Tuesday, December 4, 2012

Bust Out Your Reusable Bags, Alameda County; Ban Starts in January

By Nate Seltenrich
Tue, Dec 4, 2012 at 1:19 PM

Ten and a half months ago, Alameda County approved a ban on all single-use plastic bags at grocery stores and many other retailers selling prepackaged foods or alcohol. In a little more than three weeks, the ban finally takes effect. Starting on January 1, the bags will no longer be available at the checkout stands of more than 2,000 retailers in the county, including most grocery stores, minimarts, convenience stores, pharmacies, and other businesses that sell prepackaged foods and alcohol.

Instead, customers can choose between bringing their own bags or purchasing recycled-content paper bags (which pose much less of an issue on the disposal end) or other reusable bags at checkout for a minimum price of ten cents each. (The fee is waived for customers paying with WIC or food stamps.) Stores are still permitted to offer smaller single-use plastic bags for the transport or protection of bulk items, produce, and meat. The ban does not apply to restaurants and take-out food establishments, though it's worth noting that in Oakland, Berkeley, and other Bay Area cities, Styrofoam is illegal at such businesses.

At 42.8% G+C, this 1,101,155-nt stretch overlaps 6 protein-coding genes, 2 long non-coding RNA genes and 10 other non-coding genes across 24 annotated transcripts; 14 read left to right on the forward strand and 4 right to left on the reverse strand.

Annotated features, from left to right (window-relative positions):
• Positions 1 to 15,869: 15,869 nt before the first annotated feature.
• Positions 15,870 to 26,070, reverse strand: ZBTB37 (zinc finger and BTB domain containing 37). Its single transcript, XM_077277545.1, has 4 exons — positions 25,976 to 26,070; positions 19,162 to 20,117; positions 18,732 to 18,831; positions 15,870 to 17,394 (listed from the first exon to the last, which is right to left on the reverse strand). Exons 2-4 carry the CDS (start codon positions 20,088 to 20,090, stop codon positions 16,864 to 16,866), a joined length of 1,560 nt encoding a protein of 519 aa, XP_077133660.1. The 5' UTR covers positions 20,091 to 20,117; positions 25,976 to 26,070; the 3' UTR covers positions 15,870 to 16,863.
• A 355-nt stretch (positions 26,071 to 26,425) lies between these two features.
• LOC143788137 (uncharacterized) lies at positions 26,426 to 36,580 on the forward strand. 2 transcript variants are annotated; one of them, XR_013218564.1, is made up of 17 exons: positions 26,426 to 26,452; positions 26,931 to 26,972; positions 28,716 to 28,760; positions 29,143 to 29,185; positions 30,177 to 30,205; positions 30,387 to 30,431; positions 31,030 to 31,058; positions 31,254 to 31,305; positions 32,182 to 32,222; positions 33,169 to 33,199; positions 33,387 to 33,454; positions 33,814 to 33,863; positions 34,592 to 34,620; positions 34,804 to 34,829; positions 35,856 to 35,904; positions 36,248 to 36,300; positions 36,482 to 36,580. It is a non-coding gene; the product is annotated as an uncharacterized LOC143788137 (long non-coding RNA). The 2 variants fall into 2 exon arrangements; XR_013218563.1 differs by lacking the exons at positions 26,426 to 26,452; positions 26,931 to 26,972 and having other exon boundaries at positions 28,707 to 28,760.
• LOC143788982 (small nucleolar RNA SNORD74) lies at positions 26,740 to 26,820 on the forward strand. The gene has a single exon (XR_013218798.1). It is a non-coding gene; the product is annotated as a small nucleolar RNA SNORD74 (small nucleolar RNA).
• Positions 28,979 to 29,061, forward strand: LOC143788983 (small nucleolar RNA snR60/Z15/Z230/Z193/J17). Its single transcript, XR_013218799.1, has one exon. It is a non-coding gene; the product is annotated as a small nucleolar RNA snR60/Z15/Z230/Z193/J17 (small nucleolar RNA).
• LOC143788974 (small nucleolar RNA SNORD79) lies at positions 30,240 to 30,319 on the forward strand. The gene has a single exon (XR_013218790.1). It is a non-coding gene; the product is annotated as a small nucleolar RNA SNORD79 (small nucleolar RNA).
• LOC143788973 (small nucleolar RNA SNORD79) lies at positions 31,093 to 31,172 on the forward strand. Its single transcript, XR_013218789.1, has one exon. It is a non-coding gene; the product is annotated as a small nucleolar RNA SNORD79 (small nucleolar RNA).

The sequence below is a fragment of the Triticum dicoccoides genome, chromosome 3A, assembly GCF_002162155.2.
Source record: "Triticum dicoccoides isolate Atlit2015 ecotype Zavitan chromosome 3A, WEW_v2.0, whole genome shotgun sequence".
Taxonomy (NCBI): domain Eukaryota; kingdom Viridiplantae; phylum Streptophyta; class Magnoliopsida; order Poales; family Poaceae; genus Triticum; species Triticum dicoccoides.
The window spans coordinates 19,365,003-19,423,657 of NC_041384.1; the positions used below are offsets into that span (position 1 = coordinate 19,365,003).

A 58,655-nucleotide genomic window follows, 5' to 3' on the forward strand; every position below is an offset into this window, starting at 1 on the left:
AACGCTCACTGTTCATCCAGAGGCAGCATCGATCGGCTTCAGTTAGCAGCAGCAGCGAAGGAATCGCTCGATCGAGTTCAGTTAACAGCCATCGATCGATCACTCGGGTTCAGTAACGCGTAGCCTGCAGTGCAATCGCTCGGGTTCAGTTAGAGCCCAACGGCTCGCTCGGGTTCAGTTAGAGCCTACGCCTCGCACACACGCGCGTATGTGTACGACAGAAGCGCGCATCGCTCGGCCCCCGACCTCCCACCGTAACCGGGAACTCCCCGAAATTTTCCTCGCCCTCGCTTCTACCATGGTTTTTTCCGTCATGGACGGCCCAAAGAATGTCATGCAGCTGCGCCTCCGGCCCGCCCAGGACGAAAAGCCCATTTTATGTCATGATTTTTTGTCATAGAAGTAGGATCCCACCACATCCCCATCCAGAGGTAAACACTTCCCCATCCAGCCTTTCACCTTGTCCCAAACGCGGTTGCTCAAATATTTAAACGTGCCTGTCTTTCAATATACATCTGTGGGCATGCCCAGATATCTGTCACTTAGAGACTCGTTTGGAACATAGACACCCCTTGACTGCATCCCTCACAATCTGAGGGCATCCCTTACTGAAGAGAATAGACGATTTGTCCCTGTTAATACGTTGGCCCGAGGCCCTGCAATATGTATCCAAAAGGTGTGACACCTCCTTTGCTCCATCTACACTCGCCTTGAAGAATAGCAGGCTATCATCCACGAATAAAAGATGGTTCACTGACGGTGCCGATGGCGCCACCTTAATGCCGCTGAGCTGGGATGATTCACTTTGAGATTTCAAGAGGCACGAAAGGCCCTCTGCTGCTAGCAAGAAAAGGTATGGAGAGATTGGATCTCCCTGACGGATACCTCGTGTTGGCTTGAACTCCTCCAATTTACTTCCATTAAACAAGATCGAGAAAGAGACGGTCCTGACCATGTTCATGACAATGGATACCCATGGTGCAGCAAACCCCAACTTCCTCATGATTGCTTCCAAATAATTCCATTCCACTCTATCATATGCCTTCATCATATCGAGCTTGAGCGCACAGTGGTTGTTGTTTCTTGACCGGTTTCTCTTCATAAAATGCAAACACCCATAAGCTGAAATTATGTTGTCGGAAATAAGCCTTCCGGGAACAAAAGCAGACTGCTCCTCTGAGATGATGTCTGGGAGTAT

"The Reusable Bag Ordinance will further the agency’s long-term waste reduction goals by helping to decrease the number of bags going to landfill," said a statement from StopWaste.org, which approved the ban in late January. "Plastic bags take hundreds of years to break down, causing a cumulative litter problem. The ordinance will also save cities money on litter and storm drain cleanup, which costs Alameda County jurisdictions approximately $24 million every year."

Alameda County is one of 51 cities or counties in California, including San Mateo County, Los Angeles County, and the cities of San Francisco and San Jose, to limit single-use bags. The ban applies to all fourteen cities in the county as well as unincorporated areas. The Alameda County Waste Management Authority, operating as StopWaste.org, says it has been working with retailers in advance to ensure compliance.

And though you've probably heard them a thousand times before, here are some tips from StopWaste.org to help you avoid getting caught at the store empty-handed:

· Hang a few reusable bags on the coat rack or near the front door
· Keep a few reusable bags in your car
· Keep a reusable bag at your office or place of work
· Keep compact reusable bags (nb: like the awesome ChicoBag) in your purse, backpack or pocket

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